Hilltops Council has been successful in receiving funding of $2,409,700 to replace Sheedys Bridge on Woodlands Road, Kingsvale, under the NSW Government’s Fixing Country Bridges Program.
Member for Cootamundra Steph Cooke said the 85-year-old bridge will be replaced with a stronger, sturdier and more resilient concrete bridge.
“This funding is about ensuring that our councils have the support they need to keep the community connected,” Ms Cooke said.
“We know ageing timber bridges like this one are just not up to the task anymore, especially during a flood so by replacing them with more modern materials we not only improve our network resilience but also take the pressure off the council to maintain them.”
“As we’ve seen with the recent flooding, a concrete structure can be the difference between reopening a road the day after it floods, or closing it for a week until an impacted bridge is assessed and repaired.”
Hilltops Council General Manager Mr Anthony O’Reilly said that this upgrade will improve community connectivity.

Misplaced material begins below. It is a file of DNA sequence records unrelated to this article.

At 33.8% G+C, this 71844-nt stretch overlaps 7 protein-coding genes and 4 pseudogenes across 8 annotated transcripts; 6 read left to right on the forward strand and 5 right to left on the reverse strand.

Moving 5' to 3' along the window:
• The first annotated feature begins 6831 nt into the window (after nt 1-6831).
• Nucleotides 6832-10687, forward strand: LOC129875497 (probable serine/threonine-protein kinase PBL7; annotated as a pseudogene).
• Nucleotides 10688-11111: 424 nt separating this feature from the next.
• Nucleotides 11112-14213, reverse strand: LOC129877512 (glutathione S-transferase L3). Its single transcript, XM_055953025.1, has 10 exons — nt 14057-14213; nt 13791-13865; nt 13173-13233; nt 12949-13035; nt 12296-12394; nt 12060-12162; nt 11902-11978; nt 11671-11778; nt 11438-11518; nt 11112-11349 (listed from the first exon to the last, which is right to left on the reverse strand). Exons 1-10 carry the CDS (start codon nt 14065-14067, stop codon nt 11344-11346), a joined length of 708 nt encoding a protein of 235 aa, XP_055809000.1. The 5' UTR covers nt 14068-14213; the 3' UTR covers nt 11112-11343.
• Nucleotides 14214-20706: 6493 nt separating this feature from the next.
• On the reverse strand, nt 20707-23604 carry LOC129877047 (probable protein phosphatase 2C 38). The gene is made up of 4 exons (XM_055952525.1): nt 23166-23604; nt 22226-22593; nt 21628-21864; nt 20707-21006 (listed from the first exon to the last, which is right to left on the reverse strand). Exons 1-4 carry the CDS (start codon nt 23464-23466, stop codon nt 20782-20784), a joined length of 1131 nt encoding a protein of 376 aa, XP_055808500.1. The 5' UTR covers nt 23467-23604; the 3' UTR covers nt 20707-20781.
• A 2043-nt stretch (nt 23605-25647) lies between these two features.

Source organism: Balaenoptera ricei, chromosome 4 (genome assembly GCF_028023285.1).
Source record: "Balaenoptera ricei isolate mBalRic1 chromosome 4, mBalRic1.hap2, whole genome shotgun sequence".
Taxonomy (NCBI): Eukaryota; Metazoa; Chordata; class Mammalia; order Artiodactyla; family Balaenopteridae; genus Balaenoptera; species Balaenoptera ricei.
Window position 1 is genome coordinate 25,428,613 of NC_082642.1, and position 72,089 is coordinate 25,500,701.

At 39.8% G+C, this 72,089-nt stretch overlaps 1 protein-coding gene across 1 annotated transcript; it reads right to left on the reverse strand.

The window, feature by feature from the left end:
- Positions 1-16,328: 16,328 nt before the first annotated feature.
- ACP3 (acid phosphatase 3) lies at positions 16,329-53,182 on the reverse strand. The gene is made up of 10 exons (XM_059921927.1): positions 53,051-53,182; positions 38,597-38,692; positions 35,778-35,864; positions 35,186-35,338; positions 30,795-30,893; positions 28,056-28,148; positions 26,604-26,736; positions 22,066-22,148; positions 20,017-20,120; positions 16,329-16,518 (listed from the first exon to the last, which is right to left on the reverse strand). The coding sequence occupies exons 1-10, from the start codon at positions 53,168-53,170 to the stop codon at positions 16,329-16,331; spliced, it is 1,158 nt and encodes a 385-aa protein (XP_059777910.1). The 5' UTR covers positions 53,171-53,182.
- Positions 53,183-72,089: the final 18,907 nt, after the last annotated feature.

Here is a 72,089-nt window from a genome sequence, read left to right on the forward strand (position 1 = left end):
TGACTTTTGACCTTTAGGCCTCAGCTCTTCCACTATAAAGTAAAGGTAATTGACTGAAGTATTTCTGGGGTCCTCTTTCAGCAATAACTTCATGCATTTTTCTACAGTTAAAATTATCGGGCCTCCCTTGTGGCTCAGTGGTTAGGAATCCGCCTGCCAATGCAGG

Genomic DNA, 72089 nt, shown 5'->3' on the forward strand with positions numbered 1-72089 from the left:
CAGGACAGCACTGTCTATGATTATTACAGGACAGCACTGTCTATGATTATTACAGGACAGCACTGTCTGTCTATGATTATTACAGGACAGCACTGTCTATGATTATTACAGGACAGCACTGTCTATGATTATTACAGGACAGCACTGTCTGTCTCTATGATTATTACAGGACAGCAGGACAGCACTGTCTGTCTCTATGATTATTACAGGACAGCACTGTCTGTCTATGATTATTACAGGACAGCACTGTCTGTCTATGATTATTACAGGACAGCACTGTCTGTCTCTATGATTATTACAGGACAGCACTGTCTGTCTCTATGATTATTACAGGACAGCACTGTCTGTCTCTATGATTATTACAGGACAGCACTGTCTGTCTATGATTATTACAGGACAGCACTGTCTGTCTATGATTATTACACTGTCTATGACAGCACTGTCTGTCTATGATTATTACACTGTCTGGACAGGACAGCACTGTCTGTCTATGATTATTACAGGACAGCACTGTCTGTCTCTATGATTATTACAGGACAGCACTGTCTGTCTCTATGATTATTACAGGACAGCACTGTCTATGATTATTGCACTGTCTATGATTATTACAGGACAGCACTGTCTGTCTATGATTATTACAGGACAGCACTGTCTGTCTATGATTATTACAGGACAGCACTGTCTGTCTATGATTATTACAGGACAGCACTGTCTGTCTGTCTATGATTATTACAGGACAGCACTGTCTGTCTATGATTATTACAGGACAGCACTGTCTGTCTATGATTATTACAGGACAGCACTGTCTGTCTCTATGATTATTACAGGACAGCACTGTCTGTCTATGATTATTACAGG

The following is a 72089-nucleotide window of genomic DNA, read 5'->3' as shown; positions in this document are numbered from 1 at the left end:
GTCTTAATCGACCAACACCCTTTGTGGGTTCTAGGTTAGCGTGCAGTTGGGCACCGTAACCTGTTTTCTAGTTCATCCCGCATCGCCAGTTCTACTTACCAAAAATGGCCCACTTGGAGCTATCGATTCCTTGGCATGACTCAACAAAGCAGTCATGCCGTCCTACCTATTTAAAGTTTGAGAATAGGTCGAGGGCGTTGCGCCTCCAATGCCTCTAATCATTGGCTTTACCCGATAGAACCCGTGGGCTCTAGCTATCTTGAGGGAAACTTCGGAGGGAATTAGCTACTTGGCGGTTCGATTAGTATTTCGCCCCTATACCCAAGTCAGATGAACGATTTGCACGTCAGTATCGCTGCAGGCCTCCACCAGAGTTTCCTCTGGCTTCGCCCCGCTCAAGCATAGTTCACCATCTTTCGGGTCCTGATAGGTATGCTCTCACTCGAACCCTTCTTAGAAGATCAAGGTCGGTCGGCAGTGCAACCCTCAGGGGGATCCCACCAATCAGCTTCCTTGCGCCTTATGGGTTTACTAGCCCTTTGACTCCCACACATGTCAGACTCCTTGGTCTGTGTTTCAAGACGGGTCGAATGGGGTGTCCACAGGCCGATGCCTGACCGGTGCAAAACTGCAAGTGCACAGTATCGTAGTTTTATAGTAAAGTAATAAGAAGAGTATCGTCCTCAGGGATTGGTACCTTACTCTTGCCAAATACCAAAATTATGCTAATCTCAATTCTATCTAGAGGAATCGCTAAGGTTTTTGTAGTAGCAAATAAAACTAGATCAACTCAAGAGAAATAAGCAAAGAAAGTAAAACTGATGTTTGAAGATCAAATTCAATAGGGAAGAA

“The new structure will increase the weight limit on the bridge which will provide farmers better access to markets for agriculture products which is the life blood of the economy,” Mr O’Reilly said.
Minister for Regional Transport and Roads Sam Farraway said the program was helping local councils upgrade their bridges and keep communities connected.
“We are building what matters through the NSW Liberal and Nationals Government’s $500 million Fixing Country Bridges program. We’ve already rolled out funding for more than 450 bridges,” Mr Farraway said.
“We are helping councils build bridges that are wider, higher and stronger and support greater load limits. Allowing greater volumes of freight will mean a boost for transport efficiencies and productivity in agriculture and other rural industries.”
“These bridges will play a vital role in connecting rural and regional communities to markets, jobs and essential services such as schools and hospitals.”
More than $300 million was awarded to councils under Round 1 of the Program, to replace more than 400 timber structures across 53 LGAs, and in July this year, a further $49.25 million was provided to replace 34 bridges across 21 LGAs.